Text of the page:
March 21, 2016
| For More Information
Published: March 18, 2016
By: Julie K. Brown
To view the article online, visit: http://www.miamiherald.com/news/local/community/miami-dade/article66868842.html.
During the past year, Jones has faced some of the toughest challenges of her 31 years in state government. She has been interrogated by state lawmakers, dressed down by veteran corrections officers and overwhelmed by complaints, grievances and lawsuits filed by the families of inmates who allege that prisoners have been beaten, medically neglected and mentally and sexually abused.
She believes that the agency is now on the right path…She has overhauled most of her top staff and has fired or forced 1,080 people to resign, 279 more than the year before. Those who remain have been put on notice that she will not tolerate the kind of abuse that has been part of the prisons’ culture for decades.
“Her refreshing candor is why she’s earned an incredible reservoir of credibility with many of us,’’ said Sen. Rob Bradley, R-Fleming Island, former head of the Senate subcommittee that oversees the corrections budget.
Jones says the reforms she has put in place over the past year have led to management and policy changes aimed at holding her 24,000 employees more accountable.
She has instituted new use-of-force policies, created better systems for tracking problem officers and now requires all inmate grievances to be sent to a central location rather than letting the prison where the purported offense happened keep matters in house. She is renegotiating the inmate healthcare contract, installing cameras in all prison dorms, and has authorized a pilot program to put body cameras on some corrections officers.
Jones is the fourth secretary in five years, and the first woman to head the agency, which is the state’s largest, with a $2.4 billion budget. She may be the only woman in a men’s club, but she marches into a prison compound like a general; the officers and inmates often stand at attention, even though she always tells them to go about doing what they were doing.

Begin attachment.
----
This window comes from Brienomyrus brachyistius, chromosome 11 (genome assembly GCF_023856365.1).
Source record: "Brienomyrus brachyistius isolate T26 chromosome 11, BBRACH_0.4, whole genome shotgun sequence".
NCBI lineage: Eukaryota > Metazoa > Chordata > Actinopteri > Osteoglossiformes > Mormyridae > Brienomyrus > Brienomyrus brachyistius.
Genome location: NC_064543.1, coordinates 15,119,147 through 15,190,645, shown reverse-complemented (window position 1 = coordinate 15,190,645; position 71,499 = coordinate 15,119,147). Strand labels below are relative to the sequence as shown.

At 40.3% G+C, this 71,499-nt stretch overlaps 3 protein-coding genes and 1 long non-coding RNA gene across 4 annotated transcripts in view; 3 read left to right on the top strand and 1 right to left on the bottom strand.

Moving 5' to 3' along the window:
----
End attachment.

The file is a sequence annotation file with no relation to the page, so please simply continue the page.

“If you walk prisons in the summertime with no air conditioning, you’re in the trenches," Jones said. “I have not limited where I go based on anything. You have an officer in a dorm with 142 people, then I’m with them; if I expect them to be in there, then I will be in there."
She showed up unexpectedly last June at Desoto Correctional Institution. Emotions were raw among the inmates, who had threatened a riot just days earlier. She also rattled the nerves of her staff by heading out to the yard, where 500 inmates were being supervised by four officers.
Her deputy secretary, Ricky Dixon, said that by then, he wasn’t surprised, though he recalls he gently reminded her that there had been a disturbance a few days earlier and threats had been made against officers. The prison was in lockdown for three days and this day was the inmates’ first opportunity since then to be outdoors.
“She was wearing her tennis shoes, and when she wears those shoes, we know we are going to have a long day," Dixon said.
“My pledge to families is we are moving the needle and we’re going to the best of our ability create an environment where inmates are supervised,” she said. “It is a prison and there needs to be discipline but it also has to be an environment for them to survive and get back into the community and be productive."
As Florida's largest state agency, the Department of Corrections employs more than 24,000 members statewide, incarcerates more than 98,000 inmates and supervises nearly 140,000 offenders in the community.